Donny Beicker stood in a half-finished room in the Dripping Springs elementary school near Austin, Texas, admiring the still-exposed insulation he had sprayed just the day before, the last of 32,000 square feet of wall space he had covered in the last month. This task completed, he was preparing to haul his 12,000-pound mobile spray rig, completely contained in a dual-axle trailer, to another job the next day.
Say it and spray itAfter remodeling houses for years, Beicker got into the burgeoning spray business about a year ago. Looking for an alternative to fiberglass, Beicker, based in Seguin, Texas, went into business applying expanding foam insulation because of its mold resistance. A growing number of schools, homes and offices in Texas are besieged with mold problems.
When he first started, Beicker considered assembling his own multiple-component spray system. Instead, he decided on a mobile spray rig, because of its all-in-one set up and a fear his lack of spray rig experience would lead to mistakes on the job and delays. Beicker uses a Mobile Spray Rig, manufactured by Gusmer.
“I could have tried to get it together on my own,” he says, “but there’s something I might miss. Then I’m out on a job running around trying to find stuff and I’ve got guys standing around doing nothing. With the mobile spray rig, there’s little down time if something goes wrong. It’s all here.”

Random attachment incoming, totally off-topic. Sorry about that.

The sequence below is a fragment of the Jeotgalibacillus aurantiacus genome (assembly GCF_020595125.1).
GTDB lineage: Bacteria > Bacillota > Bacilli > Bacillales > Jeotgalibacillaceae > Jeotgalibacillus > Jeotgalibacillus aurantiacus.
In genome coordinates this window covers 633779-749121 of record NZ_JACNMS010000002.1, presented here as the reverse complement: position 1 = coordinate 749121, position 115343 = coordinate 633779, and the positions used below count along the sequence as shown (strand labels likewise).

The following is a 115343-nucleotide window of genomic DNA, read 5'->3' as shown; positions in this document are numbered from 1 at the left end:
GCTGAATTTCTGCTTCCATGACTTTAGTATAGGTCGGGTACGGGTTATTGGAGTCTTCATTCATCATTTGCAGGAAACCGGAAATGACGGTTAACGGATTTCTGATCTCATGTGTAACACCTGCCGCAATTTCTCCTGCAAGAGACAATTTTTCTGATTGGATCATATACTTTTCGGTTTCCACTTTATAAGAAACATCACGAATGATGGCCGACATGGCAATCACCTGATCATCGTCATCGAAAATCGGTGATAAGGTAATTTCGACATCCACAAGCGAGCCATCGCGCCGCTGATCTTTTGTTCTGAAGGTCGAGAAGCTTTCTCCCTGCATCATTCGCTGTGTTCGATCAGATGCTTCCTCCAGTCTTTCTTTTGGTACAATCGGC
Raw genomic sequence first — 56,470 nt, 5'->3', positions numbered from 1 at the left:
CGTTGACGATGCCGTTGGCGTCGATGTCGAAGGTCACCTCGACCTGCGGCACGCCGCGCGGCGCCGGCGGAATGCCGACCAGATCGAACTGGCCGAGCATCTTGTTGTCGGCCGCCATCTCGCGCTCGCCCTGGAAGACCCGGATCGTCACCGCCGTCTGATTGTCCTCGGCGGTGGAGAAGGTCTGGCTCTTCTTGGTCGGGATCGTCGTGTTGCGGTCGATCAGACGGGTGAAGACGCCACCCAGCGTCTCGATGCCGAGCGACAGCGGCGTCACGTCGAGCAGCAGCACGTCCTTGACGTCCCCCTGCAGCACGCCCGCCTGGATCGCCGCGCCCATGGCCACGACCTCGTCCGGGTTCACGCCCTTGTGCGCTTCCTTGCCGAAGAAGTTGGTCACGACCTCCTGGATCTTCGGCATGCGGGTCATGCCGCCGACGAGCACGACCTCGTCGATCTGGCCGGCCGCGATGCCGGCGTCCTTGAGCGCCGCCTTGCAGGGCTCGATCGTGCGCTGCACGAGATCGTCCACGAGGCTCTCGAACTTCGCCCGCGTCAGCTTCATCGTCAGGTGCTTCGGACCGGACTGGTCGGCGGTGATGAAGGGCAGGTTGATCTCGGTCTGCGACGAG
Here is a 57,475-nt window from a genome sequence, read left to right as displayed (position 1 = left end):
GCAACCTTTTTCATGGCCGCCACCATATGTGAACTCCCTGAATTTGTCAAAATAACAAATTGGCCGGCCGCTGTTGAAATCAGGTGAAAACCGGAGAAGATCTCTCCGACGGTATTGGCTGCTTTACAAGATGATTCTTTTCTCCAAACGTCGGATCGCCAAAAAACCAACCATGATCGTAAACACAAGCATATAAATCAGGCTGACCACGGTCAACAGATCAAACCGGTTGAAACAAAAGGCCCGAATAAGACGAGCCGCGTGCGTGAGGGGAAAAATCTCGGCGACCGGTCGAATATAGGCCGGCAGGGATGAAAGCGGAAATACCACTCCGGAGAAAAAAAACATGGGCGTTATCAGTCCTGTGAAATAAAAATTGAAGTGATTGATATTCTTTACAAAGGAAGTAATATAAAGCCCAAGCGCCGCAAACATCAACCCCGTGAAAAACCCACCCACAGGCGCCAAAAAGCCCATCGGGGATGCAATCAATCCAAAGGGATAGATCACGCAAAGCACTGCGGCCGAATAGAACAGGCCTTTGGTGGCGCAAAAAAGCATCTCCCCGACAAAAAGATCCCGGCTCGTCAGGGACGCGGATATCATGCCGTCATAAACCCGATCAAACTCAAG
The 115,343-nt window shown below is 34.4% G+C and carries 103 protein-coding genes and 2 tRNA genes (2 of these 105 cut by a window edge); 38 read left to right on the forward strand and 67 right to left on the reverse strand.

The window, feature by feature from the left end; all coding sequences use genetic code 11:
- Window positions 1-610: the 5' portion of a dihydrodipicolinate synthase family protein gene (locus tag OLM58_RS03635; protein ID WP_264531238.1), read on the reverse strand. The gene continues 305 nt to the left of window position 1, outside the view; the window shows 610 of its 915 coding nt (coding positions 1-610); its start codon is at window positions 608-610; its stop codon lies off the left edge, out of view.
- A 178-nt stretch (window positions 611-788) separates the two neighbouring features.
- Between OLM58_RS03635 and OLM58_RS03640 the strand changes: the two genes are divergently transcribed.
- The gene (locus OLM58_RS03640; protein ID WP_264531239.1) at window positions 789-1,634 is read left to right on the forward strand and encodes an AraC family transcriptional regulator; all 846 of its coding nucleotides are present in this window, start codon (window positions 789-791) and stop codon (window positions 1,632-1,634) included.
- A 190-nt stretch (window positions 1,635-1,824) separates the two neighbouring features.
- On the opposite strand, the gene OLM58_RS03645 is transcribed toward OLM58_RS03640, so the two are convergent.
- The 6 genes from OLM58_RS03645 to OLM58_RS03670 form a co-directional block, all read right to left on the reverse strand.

The entire system fits into a trailer that Beicker says he can pull at speeds up to 70 mph with his 1-ton pickup truck. The spray rig trailer contains three compartments. The first compartment is a ventilated utility room that contains the system’s diesel generator, which cranks up to 125 amps into a 24-circuit Square D electrical panel, the diesel fuel tank and the air compressor, with its 30-gallon reservoir tank. The front of the trailer also holds an equipment storage and spare tire area.
The work area—replete with heat and air conditioning units, work bench, vice, cabinets and space for chemical storage—comprises the back half of the trailer. The spray gun is self cleaning and combines chemicals simultaneously at the tip.
Self containedWork at the 96,000-square-foot school in Dripping Springs began in May after mold was found in the walls. Joeris General Contractors, which is handling the project, called Beicker in June. The mobility of the spray rig was important for this job, Beicker says, allowing him to easily access the massive elementary school’s every wing by backing the trailer to the edge of the building, unfurling 150 feet of hose and spraying the insulation, which after combining at the gun’s tip, comes out in liquid form and expands in six to eight seconds. The rig’s internal heaters keep the chemicals at the right temperature, meaning Beicker never wastes time in the morning warming them up.
“Everything is self contained,” Beicker adds. “You don’t have to go looking for electricity or air—it’s all right there.” W&C